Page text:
In today’s Herald appeared an open letter to Education Minister Chris Hipkins from over 148 businesses, imploring the Minister to rethink proposals to dismantle the Industry Training Organisation-led training and apprenticeship system as part of its wider vocational reforms.

The government is due to decide on its proposal to transfer responsibility for trainees and apprentices to polytechnics and other vocational providers, away from industry owned and governed training organisations (ITOs).

Industry Training Federation Chief Executive Josh Williams says he strongly supports employers’ concerns about the continuity and quality of training and associated support for on-job trainees and apprentices.

“Industry trainees and apprentices are workers whose training is part of their employment. Their training has to be organised around their workplace, or it doesn’t work,” Williams says.

ITOs currently qualify people in several industries where there is no polytechnic or provider-based training, because that’s what works for those industries.

“We don’t believe a compelling case has been made for removing the role for industry-owned bodies to manage and support industry trainees and apprentices. We are very concerned that the proposed structure creates the wrong incentives, resulting in a reduction in employer participation.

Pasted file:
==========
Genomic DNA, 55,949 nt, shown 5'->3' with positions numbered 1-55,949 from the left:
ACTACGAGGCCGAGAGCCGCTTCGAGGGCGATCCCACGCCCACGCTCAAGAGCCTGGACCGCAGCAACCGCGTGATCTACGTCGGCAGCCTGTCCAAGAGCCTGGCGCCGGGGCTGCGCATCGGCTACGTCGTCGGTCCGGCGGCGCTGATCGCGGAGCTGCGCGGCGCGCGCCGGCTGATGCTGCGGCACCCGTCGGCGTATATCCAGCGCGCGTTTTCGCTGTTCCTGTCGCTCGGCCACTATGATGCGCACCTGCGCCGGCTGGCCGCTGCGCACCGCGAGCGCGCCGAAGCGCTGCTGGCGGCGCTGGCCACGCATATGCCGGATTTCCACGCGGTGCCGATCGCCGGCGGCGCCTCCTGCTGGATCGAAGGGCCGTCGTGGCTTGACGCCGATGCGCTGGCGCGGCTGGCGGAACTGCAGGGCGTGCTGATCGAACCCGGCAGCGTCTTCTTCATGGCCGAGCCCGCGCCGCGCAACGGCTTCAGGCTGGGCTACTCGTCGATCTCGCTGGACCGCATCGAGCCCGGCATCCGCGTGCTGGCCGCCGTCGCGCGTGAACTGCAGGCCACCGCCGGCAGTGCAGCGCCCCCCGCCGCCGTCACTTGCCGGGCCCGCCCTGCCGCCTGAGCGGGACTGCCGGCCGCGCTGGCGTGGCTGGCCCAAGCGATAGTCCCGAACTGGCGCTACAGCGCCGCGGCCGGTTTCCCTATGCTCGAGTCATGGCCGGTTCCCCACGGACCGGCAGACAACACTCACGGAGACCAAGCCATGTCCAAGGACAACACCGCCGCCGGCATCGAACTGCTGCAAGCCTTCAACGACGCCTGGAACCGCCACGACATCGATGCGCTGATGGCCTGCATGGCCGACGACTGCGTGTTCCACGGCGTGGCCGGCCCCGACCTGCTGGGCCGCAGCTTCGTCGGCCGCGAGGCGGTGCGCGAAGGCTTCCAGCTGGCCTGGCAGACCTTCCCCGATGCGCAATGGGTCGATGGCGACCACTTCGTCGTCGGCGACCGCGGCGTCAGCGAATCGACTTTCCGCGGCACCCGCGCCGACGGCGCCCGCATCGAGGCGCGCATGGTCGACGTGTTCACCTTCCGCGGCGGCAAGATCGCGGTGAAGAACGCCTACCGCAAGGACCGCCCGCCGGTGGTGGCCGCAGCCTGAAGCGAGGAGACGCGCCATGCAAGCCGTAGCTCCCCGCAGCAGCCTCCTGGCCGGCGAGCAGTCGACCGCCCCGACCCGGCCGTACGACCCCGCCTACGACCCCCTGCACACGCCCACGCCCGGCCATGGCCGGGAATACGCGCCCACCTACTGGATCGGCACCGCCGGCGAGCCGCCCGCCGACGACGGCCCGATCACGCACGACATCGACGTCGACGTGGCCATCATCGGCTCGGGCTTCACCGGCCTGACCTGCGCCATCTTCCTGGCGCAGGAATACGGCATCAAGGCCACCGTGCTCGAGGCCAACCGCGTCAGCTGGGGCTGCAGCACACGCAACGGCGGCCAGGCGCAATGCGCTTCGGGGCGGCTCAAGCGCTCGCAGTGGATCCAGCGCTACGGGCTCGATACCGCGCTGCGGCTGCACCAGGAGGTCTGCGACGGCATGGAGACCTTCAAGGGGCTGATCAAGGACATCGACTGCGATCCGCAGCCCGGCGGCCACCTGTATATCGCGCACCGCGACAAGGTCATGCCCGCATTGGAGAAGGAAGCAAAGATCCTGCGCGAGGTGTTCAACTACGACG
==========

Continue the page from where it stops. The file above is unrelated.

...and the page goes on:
“We are also concerned that with all the other structural change proposed, vocational providers will be less able to support fast-moving areas of the workforce.  Employers will still train their staff, but those workers may not have credits or qualifications to show for it, making them less resilient in the workforce.

“Industry training is the only part of the sector where we have seen growth in the last five years, along with higher earnings, and comparable credit completion rates between European, Māori and Pasifika learners”.

As the system currently stands, businesses lead a national training system through their ITOs, which develop and maintain skills standards and arrange training on behalf of employers.

Williams says this provides a critical continuous feedback loop that employers value, and ensures that skills development matches industry needs.

“Now is not the time to pull the pin on our industry-led training and apprenticeship system. New Zealand’s strong performance suggests we should be focusing on ways to grow our numbers, and support many more New Zealand employers to train and qualify our workforce,” he says.

However, the Tertiary Education Union says the Industry Training Organisations’ opposition to the proposals is based on them wanting to hold onto a market share, rather than concern for learner needs.

“As trained educators we have always defended quality vocational education and training for all learners – no matter whether on-campus or on-job. We know that quality comes from ensuring learners have access to quality tutors and support services,” says National President Michael Gilchrist.

The TEU is encouraging people to sign its own open letter, that advocates for all New Zealanders to have access to a stable, sustainable and co-ordinated public vocational education.

 

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